Karen Abbott's latest foray into history, Liar Temptress, Soldier, Spy, introduces readers to four remarkable women who were active participants in the United States' Civil War, fighting figuratively and literally for what they perceived as an important cause. Each, in her own way, played a vital role during the conflict, risking life and limb for victory. The author deftly illustrates that their contributions to the struggle were significant and did, indeed, alter the progress of the war; these women weren't merely bit characters in the bloody drama, but important players who impacted the course of history.
Our four heroines came from both sides of the struggle; two were Unionists, two Confederates. Belle Boyd (1844-1900) was just 17 years old when she shot her first Yankee (a Union soldier who was molesting her mother). A very attractive and flirtatious young lady, she used her feminine wiles to charm military secrets from Union officers and to pass freely between enemy picket lines. According to Abbott, "She never once prevaricated about her allegiance to the South, a brazenness that became a vital part of her costume: After all, she asked, how dangerous could such an open foe possibly be?" And yet so many men fell for her act that she became quite well known as a spy, earning the sobriquet "Cleopatra of the Secession." General Stonewall Jackson awarded her the Southern Cross of Honor for her contributions.
Rose Greenhow (1813 or 1814 1864), a Washington, D.C. widow and socialite, similarly enticed high-ranking government officials into revealing intelligence about planned troop movements which she then provided to the Confederacy. Like Boyd, Greenhow was recognized as a spy during the early years of the war. Even while incarcerated, Greenhow was able to maintain the espionage ring she organized and operated, smuggling messages out of prison in her daughter's dolls to Confederate forces. President Jefferson Davis credited the information she provided for the South's victory at the First Battle of Bull Run.
On the other side of the conflict Canadian-born Emma Edmonds (1841-1898) disguised herself as a man and enlisted in the Union Army under the name Frank Thompson. While thus employed, she worked in the hospital tending wounded soldiers, ran mail up and down the battle lines between camps, and occasionally "disguised" herself as a woman to spy on the enemy.
Elizabeth Van Lew (1818-1900) was a wealthy spinster living in Confederate-held Richmond. Well known as an abolitionist long before the start of the war, she was under constant scrutiny, suspected of aiding the enemy. In spite of the attention she received, she was able to construct and maintain an elaborate spy network (which included placing one of her servants in the home of Jefferson Davis). She also helped Union soldiers escape from prison, hiding them in a secret room in her house (despite having a Confederate general living in her home at the time). On entering Richmond, General Ulysses S. Grant told her, "You have sent me the most valuable information received from Richmond during the war."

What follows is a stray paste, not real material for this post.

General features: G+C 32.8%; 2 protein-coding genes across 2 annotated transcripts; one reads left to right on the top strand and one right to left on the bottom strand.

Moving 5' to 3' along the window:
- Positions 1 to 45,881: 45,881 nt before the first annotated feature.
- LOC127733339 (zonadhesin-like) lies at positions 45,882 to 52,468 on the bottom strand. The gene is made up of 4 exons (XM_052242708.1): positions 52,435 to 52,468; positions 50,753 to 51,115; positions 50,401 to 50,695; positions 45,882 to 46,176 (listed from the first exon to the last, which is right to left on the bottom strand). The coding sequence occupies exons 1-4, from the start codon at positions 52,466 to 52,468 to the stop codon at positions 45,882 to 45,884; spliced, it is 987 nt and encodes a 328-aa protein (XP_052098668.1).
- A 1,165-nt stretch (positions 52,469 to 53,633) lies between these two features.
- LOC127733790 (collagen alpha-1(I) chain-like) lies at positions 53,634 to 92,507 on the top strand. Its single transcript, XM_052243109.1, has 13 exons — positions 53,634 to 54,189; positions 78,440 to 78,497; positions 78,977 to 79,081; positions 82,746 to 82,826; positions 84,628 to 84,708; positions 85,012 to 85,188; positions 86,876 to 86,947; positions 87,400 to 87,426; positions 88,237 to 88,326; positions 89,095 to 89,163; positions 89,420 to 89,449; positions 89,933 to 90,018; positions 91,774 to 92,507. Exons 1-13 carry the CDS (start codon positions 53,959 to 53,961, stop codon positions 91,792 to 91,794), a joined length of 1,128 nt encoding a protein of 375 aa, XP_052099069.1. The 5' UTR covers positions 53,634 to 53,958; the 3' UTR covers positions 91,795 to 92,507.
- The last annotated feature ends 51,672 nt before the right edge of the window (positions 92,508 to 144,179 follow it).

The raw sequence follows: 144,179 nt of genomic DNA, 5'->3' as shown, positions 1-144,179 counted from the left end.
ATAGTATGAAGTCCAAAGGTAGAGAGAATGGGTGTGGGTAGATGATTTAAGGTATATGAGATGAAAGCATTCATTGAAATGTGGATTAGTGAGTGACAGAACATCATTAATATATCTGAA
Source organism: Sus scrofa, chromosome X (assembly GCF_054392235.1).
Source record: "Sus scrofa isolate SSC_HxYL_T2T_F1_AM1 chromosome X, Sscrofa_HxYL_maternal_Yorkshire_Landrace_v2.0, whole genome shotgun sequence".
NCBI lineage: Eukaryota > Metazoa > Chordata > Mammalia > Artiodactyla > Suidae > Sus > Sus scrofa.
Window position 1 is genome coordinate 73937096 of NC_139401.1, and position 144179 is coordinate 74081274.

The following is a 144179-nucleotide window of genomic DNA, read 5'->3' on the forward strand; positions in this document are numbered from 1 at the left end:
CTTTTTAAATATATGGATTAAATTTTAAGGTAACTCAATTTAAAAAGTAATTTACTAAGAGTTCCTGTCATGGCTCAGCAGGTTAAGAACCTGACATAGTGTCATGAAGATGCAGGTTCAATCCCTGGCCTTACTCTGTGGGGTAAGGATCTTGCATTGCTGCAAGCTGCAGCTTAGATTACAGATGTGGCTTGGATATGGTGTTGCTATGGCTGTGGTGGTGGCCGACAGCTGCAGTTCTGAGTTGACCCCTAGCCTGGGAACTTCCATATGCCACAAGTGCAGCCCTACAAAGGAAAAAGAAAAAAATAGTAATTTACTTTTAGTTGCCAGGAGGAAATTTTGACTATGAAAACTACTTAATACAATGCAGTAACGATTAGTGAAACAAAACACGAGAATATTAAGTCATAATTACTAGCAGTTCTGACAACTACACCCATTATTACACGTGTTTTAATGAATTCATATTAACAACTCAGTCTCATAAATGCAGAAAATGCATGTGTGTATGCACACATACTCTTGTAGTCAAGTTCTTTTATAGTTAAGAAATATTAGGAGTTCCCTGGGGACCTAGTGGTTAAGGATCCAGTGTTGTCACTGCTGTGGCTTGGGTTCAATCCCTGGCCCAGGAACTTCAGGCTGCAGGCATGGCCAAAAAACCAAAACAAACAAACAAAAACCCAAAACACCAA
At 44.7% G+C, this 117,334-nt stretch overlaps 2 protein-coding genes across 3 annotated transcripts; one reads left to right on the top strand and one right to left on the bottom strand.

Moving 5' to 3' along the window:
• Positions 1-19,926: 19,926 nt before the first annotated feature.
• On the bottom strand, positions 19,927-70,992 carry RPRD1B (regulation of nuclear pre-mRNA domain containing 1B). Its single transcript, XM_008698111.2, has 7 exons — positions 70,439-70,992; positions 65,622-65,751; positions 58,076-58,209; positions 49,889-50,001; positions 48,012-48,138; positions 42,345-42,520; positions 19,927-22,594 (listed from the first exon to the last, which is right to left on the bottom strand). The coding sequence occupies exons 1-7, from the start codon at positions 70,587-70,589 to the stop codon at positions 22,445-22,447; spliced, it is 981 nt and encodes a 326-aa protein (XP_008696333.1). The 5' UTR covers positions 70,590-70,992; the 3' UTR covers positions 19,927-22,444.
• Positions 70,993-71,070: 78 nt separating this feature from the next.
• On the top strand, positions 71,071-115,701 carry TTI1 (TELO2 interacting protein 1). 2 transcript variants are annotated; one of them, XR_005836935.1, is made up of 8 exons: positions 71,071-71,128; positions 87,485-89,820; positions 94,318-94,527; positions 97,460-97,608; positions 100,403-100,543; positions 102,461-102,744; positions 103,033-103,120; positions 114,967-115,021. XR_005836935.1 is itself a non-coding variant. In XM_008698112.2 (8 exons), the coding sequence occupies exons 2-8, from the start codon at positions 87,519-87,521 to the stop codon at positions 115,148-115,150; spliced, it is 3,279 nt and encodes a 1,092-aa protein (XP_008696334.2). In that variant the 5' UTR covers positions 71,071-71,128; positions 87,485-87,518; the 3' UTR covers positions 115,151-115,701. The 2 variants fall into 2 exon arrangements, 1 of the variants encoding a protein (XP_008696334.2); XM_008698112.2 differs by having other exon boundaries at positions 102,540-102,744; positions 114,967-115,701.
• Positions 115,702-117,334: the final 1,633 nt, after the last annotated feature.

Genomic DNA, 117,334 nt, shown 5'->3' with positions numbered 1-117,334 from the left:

Abbott choses her subjects well, as each left a fairly extensive paper trail. All four women highlighted were well known during their lifetimes; the activities of Boyd and Greenhow in particular were publicized in newspapers during the war, and immediately after the conflict, Edmonds wrote a bestselling book about her adventures: Nurse and Spy in the Union Army. Abbott uses these materials as well as letters and journals from those who knew the women to construct remarkably detailed portraits of each and to vividly convey the highly charged atmosphere in which they operated. Also included is a wealth of photos from Civil War archives, which add both interest and a level of authenticity.
The author also organizes and presents her material well; rather than highlighting one woman and then moving on to the next, she relays the activities of each concurrently against the backdrop of the Civil War, weaving the four separate lives into a whole. The end result is not only an appreciation for the audacity of the women's actions but a better understanding of Civil War history. The book moves very well from start to finish, without a single slow spot; I found Abbott's brisk narrative style kept the women's stories moving along nicely, and I constantly wanted to know what obstacle each would encounter next. To her credit, the author resists the temptation of going into too much depth after the conclusion of the war, summarizing the rest of her heroines' lives in a brief epilogue (Boyd in particular went on to continued fame as an actress). Although part of me wanted more information, delving farther would only have diluted the book's focus.
The only aspect I found a bit difficult was the beginning; until the women were fully differentiated they tended to blend together a little too much and I had to keep reminding myself who was who and which side each supported. It didn't take many pages, though, until I was easily able to make the distinction, and readers who find themselves initially challenged will likely find the situation eases itself shortly.
That criticism aside, Liar, Temptress, Soldier, Spy is quite simply a fun excursion into an obscure aspect of the Civil War that deserves a wide audience. Abbott's ability to present her subjects in an entertaining yet informative manner makes this one a winner. It's sure to delight history buffs and readers interested in women's studies alike, as well as those who simply enjoy delving into a great, fast-paced work of general non-fiction.
This review was originally published in September 2014, and has been updated for the September 2015 paperback release. Click here to go to this issue.
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